If electric fields were visible, then even the most barren spot on the earth would provide an awesome sight. Standing on a hilltop, you would see a forest of electric-field lines shooting out of the ground everywhere, stretching up to the ionosphere. You could watch them sweep across the horizon to gather under storms. In fact, the earth's electric field is far more dynamic--and, for me, more interesting--than its magnetic counterpart.
Image: Daniels and Daniels
This electrical phenomenon is generated by the thousands of thunderstorms that pummel our planet continuously with 100 lightning bolts a second and that also deliver to the ground a tremendous amount of charge on raindrops [see The Amateur Scientist, August 1997]. As a result, we live atop an ocean of negative charge that generates an electric field of approximately 100 volts per meter elevation. In other words, when you are standing, your head is about 200 volts greater than your feet. And when a thunderstorm passes overhead, the electric fields can increase to thousands of volts per meter. Fortunately, there is very little free charge (unattached electrons and positive ions) in the air around us, and so these high voltages cannot create any large currents, which would otherwise surely electrocute us.
To monitor the earth's electric field, I have developed an accurate home-built instrument that can be constructed for under $50. The device is basically an inexpensive incarnation of a field mill, which measures electric fields by using two slotted metal disks mounted coaxially and vertically with their surfaces almost touching. One disk is fixed and grounded to the instrument's case, and the other is rotated at high speed. (Grounding the instrument to the case, and not to the earth's surface, lets the experimenter take measurements anywhere, even from an airplane high in the atmosphere.) When the slots are not aligned, the local electric field reaches the upper plate and drives some of its free charge into ground. But because conductors block electric fields, the lower plate shields the upper plate when the metal sections line up, thereby allowing the banished charges to return. Rotating the lower plate thus causes a current that surges back and forth in the ground wire, and these electrical pulses can be detected with an inexpensive circuit.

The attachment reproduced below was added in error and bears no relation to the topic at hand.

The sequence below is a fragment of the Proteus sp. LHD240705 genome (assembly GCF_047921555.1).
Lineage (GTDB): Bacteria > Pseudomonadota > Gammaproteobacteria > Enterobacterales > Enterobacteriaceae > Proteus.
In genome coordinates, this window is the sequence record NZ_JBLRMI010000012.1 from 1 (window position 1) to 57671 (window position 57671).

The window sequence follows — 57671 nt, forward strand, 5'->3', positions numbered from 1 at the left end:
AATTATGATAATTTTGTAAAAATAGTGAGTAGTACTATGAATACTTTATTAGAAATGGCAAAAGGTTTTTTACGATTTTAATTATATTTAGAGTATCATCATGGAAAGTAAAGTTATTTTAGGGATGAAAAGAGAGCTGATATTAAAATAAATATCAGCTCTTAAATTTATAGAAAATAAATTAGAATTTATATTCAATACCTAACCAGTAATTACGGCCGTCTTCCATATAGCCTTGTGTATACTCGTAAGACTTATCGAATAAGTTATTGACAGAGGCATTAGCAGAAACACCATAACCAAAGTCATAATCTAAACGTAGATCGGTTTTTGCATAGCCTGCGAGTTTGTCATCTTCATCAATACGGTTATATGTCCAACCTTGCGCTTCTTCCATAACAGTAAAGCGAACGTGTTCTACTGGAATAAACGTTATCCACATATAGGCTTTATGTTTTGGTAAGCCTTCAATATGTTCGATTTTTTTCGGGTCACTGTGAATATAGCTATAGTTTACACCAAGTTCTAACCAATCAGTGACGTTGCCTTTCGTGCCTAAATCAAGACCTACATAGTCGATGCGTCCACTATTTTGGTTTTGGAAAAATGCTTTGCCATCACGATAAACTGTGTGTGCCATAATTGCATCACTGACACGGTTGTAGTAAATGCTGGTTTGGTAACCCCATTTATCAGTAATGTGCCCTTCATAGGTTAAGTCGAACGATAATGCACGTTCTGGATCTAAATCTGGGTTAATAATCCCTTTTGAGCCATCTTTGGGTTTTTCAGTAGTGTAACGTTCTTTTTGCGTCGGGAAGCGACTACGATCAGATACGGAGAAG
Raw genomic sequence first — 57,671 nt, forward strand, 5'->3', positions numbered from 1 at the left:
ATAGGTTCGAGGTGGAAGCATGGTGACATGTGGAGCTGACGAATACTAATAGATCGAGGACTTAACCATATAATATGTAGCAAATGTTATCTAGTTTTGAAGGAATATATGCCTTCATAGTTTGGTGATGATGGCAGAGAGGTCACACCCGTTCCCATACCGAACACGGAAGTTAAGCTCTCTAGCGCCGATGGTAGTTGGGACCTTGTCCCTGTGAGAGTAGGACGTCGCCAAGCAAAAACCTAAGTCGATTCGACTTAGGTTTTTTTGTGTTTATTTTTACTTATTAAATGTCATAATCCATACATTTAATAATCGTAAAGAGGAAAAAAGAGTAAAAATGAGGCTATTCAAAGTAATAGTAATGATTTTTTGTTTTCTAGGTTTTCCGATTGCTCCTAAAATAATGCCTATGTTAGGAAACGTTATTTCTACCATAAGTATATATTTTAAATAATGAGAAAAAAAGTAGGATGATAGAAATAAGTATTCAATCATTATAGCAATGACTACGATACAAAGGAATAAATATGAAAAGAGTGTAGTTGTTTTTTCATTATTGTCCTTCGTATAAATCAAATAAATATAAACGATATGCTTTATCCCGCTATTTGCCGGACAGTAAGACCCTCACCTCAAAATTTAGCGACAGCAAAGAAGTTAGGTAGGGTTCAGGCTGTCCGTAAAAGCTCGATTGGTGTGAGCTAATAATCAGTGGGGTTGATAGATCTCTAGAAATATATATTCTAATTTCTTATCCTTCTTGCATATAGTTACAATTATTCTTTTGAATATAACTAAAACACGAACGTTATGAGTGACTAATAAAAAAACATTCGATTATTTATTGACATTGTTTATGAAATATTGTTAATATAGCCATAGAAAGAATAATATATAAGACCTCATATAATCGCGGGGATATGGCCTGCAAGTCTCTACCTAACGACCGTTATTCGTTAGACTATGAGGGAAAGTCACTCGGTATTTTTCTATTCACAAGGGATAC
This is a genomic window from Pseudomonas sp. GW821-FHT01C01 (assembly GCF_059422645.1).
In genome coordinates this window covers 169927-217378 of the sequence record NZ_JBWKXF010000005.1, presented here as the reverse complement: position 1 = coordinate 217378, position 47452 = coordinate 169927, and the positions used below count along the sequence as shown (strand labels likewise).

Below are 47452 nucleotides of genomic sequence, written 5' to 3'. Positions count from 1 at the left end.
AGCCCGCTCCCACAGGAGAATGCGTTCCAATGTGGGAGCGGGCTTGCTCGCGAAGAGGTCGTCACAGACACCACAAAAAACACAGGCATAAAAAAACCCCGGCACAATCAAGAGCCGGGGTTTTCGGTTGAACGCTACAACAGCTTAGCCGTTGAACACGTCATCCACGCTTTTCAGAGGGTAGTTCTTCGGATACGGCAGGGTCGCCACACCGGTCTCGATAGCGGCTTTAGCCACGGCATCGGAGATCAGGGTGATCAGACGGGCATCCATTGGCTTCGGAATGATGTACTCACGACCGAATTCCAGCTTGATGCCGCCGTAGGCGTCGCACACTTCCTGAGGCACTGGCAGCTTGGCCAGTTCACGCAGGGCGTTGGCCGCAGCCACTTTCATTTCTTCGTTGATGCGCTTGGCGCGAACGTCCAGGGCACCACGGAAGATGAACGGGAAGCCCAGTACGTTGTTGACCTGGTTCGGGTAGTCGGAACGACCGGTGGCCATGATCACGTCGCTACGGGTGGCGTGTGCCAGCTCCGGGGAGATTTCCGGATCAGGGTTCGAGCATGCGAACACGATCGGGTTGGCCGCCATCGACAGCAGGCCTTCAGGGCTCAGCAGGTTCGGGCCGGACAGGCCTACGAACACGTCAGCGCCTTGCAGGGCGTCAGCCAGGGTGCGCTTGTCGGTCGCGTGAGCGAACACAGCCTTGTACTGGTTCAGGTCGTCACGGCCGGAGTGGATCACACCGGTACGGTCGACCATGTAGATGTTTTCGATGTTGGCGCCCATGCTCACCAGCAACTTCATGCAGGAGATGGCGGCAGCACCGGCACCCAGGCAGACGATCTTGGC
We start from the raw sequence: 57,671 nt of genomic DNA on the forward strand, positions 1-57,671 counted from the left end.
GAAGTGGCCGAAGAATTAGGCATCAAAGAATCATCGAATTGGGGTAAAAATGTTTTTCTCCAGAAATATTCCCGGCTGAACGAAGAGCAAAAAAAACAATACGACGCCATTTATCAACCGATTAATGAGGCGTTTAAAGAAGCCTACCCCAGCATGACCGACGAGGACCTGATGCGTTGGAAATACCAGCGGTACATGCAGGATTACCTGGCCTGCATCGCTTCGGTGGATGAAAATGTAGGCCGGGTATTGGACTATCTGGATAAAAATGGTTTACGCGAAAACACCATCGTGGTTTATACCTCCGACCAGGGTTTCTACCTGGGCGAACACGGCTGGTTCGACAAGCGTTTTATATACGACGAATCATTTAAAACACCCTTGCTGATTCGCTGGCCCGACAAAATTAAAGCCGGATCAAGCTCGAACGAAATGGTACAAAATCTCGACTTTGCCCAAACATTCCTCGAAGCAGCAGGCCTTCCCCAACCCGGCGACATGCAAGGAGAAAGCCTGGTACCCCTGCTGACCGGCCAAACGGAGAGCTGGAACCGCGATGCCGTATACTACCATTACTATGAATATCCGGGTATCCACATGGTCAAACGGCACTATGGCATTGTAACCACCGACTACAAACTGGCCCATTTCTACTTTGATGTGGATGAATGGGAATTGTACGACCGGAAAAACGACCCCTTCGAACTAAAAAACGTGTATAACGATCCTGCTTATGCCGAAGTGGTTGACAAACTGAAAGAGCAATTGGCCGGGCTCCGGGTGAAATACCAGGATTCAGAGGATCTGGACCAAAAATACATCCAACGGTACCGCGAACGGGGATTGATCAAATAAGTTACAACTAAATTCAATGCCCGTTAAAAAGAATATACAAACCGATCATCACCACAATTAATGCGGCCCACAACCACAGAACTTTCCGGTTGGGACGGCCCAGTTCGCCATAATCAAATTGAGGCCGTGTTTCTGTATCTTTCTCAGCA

I improvised a field mill by taking two steel cake pans and cutting out a dozen equally spaced 15-degree wedges (the slots) from their circular bases. To rotate one of the pans, I used a surplus high-speed electric motor. These motors typically deliver between 1,000 and 7,000 revolutions per minute. At those rates and with the cake pans cut with 15-degree wedges, the earth's field generates nanoampere-size current surges in the ground wire at frequencies between 200 hertz (for 1,000 rpm) and 1,400 hertz (for 7,000 rpm). Such a signal can be observed easily with a circuit containing a transconductance amplifier and a peak detector. In fact, my homemade instrument can readily detect shifts a mere thousandth of the ambient field. Furthermore, a computer analyzing the data will be able to follow the fluctuations with a performance rivaling that of professional instruments.
You can build the device over a weekend. First, use a protractor to lay out the pattern of 15-degree wedges on the inside of one cake pan. Then clamp the two pans firmly against a circle of plywood (to facilitate the cutting) and use a jigsaw to obtain two identical sets of wedges. Select one pan as the stationary sensor disk and the other as the rotating shie